It could be an odd wave. Or it could be Okanagan Lake’s mythical monster, Ogopogo.
After capturing the undetermined sighting this past holiday weekend, Adam Schwartz believes it was the latter.
On a brief Thanksgiving getaway with family in West Kelowna, the Calgary resident recorded the unknown sighting from the shore of Okanagan Lake.
“We were just hanging out on the shore,” Schwartz said from Calgary on Tuesday. “It was a really calm day and no boats were passing by or anything.
“We were looking out at the water. Then, all of a sudden, we saw this weird formation of waves that were kind of going against the current of what was coming in.”
Schwartz said they watched the waves, which were “moving really weird,” for around 30 seconds before starting to record it for another 30 seconds or so before they disappeared.
He said he’s quite familiar with Okanagan Lake, having vacationed in the region many times while growing up, and knows “about the great myth of the Ogopogo.”
Schwartz said “I definitely think there’s something down there. I don’t know if it’s exactly what all the statues and stuff make it look like, but I’m definitely interested to see what comes about of it.”
He thinks Ogopogo is fish-like and “is really long and likes to stick down low in the lake and pops up every once in a while.”
Schwartz said this is the first time ever seeing anything like this on Okanagan Lake, and that he uploaded it earlier Tuesday to TikTok, which has garnered thousands of views.
“We’re pretty happy with our sighting and we were talking about it for the rest of the day,” said Schwartz. “Every person we’ve showed the video to is pretty interested to see it as well.”
An Okanagan resident who calls himself an ardent Ogopogo researcher was shown the video on Tuesday.
“The crazy thing is, right now, it’s a turbulent time in Okanagan Lake,” Bill Steciuk told Global News. “You have cold water coming up to the surface, creating all kinds of considerations.
“You have temperature differences, it could be a thermal wave of some type. It could also be a light reflection off the actual crests of the waves. So it could be a lot of things.”
Steciuk, though, said, “I don’t think it’s our friend … sometimes waves are just waves. I know people get pictures of them on a calm lake and (think), ‘Oh, there’s something causing it.’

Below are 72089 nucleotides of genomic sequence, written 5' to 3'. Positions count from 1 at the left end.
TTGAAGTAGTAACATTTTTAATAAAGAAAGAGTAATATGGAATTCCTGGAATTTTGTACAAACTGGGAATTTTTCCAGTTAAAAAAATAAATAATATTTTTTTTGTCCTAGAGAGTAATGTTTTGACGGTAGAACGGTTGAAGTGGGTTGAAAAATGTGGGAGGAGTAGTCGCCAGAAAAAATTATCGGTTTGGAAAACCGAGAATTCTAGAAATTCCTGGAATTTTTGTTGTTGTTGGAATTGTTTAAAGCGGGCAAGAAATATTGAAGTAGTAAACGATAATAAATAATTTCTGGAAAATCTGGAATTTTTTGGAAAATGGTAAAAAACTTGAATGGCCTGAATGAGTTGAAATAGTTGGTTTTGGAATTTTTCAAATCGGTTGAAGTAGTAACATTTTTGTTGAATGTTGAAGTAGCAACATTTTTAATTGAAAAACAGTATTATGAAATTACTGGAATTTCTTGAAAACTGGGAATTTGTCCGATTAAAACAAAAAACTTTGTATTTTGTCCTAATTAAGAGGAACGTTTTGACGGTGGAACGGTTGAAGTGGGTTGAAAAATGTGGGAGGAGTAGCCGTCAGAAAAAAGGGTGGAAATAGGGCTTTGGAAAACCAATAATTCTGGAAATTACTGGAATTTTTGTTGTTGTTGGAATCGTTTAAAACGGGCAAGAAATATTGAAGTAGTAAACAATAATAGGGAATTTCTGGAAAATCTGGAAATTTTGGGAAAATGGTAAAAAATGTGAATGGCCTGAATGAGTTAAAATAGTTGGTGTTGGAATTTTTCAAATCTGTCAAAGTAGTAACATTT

“But the majority of times, there isn’t.”
Speaking of majority, Steciuk said the majority of Ogopogo sightings happen in late summer and early fall, a six-week span between the beginning of September and the middle of October.
“I’ve always said that if you want to get a picture, that’s the time,” he said. “Get out on the lake and get a camera. You’ll have your best shot.”
As to why those six weeks stand out, Steciuk said it could be that Okanagan Lake is internally turning over, but ultimately said he didn’t know why, but added “this is the time.”
There’s also been an increase this year in people sending videos of perceived Ogopogo sightings.
Asked about that, Steciuk said there are many reasons why, including spending more time outdoors, but noted that people are more prepared now to record incidents because of technology.
“I think how people feel about a species in the lake has changed,” he added. “Twenty years ago, everybody was pretty doubtful. But with the amount of species being found worldwide, every day, why couldn’t there be something in our lake?”
Steciuk said two sightings were recently reported to him, with one of them being from an avid outdoorsman from Vernon.
“This man caught sturgeon in the Fraser River, and him and his friend actually saw Ogopogo three metres away from the stern of their boat,” Steciuk said of the phone call with the unnamed man.
“This fella said that he doubted that he could put his arms around the body, it was so thick.”
Steciuk said while he only interviewed the man over the phone, he said from the call’s tone and excitement, “that this man had seen something he couldn’t believe.”
As for Schwartz, he’s hoping for a closer encounter.
“If he could swim up next to me,” he said, “that would be sweet.”